Supermarkets have marked the end of Veganuary by hiking prices on popular meat alternatives, latest data suggests.

Prices for vegetarian foods have been rising since the end of January and are now up 2% year on year across 233 chilled and frozen SKUs in the mults - to their highest level in three years [Brand View 52 w/e 14 February 2017].

Vegetarian sausages (up 10%), tofu (5%) and bean burgers (3%) are among the plant-based products shoppers are paying more for in the mults than a year ago.

Some of the price hikes have been on bestselling brands such as Cauldron, which is 8% more expensive on average than last year. A 200g pack of Cauldron Falafels is up 11.6% to £1.64, while Cauldron Marinated Tofu (160g) is up 5.6% to £2.39.

Prices are also up on popular products from stablemate Quorn - such as Quorn Peppered Steaks, up 7.9% to £2.74, and Quorn Mince 300g, up 11.6% to £1.87, while Linda McCartney’s frozen range is up 3% on average. A pack of Linda McCartney’s vegetarian sausages (300g) is up a whopping 13.4% to £1.99.

Shoppers are also paying more for own-label meat alternatives, the data suggests. Tesco has added 25p to its own label meat free bacon style rashers, now £1.75, while Morrisons’ own label premium feta, lemon and asparagus croquette (260g) is up 4.7% to £1.57.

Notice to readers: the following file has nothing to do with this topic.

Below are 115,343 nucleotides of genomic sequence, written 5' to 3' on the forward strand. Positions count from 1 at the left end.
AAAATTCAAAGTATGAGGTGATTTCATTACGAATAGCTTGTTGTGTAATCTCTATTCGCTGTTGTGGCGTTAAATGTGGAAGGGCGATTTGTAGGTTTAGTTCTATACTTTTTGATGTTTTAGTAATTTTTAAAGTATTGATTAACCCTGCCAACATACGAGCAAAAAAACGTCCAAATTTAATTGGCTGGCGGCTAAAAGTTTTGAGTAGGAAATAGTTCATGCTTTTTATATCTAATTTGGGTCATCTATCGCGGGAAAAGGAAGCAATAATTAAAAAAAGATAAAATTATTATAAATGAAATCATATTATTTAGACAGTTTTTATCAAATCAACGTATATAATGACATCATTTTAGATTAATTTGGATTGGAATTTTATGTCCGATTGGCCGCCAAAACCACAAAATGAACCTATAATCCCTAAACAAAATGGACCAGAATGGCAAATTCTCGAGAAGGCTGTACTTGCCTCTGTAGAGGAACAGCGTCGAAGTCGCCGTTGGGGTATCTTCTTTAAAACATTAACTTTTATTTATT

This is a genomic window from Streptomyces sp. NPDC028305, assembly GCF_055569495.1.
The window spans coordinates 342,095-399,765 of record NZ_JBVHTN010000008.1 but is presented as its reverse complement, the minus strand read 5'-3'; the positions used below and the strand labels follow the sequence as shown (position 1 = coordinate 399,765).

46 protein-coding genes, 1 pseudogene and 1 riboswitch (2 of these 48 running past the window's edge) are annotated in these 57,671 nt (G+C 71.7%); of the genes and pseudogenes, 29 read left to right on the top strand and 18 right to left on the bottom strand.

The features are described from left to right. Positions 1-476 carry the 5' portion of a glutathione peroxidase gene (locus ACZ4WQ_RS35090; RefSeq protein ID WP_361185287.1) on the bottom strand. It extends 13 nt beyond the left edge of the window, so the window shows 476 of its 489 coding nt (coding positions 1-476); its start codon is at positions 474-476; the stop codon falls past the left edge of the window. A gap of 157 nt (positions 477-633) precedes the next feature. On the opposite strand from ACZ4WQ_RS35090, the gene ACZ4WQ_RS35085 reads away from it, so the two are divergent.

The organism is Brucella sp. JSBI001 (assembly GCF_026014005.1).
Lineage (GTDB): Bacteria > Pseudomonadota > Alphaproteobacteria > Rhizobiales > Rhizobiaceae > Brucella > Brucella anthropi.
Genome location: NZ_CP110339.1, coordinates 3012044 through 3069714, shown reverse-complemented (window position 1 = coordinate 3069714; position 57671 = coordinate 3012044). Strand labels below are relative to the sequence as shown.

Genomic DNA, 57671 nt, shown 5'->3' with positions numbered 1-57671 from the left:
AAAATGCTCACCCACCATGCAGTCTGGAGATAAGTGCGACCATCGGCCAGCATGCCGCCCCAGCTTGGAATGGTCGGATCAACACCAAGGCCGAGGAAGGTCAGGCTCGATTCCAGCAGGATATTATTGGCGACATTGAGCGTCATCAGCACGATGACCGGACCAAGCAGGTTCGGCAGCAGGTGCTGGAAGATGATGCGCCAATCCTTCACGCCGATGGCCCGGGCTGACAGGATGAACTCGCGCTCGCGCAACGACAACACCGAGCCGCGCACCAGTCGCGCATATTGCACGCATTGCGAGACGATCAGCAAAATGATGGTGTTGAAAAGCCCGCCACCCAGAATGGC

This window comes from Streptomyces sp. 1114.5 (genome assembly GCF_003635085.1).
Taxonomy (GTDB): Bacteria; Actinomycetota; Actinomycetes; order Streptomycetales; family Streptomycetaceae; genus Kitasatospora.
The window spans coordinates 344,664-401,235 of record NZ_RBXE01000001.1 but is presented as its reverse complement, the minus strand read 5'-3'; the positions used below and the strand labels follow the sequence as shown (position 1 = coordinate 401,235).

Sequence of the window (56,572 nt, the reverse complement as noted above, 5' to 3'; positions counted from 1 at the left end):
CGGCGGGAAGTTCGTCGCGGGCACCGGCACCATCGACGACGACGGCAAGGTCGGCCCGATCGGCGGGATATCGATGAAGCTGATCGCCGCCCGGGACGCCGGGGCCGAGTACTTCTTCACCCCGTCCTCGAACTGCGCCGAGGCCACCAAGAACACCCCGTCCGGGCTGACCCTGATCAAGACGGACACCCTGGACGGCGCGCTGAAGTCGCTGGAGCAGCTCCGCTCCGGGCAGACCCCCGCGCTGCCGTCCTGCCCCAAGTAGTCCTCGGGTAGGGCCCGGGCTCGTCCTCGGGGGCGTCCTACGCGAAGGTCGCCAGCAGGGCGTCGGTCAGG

Commenting on the price increases, a Quorn Foods spokeswoman said “all pricing is at retailers’ sole discretion”.

It comes as the company this month reported global sales had rocketed by 16% to £205m in 2017 - putting it on track to become a billion-dollar business by 2027. Sales of Quorn were up 15.1%, while Cauldron was up 30.4% to account for 8.5% of the group total sales.

“The company’s billion-dollar ambition is grounded in the fact that many consumers are now choosing to eat less meat for a combination of reasons,” it said.

“Whilst health is the leading factor, demand is accelerating due to an increased awareness of the environmental impact of meat production. This is leading to a reduction in meat consumption, and in many cases, to a complete shift to vegan diets, underlined by the growing popularity of Veganuary.”

Over 150,000 people took part in Veganuary 2018, which is almost double the 70,000 people that registered to go vegan for a month in 2017.

The major mults made a big push on plant-based last month. Having hired US chef Derek Sarno as its “chef director of plant-based innovation”, Tesco launched a 20-strong Wicked Kitchen lineup of vegan ready meals, pizzas and food-to-go offerings, while Sainsbury’s launched seven “next-gen” own-label SKUs including Shroomdogs, Mushroom Mince and Indian-inspired Cauli burgers. Aldi and Ocado also rolled out new meat alternative products in January.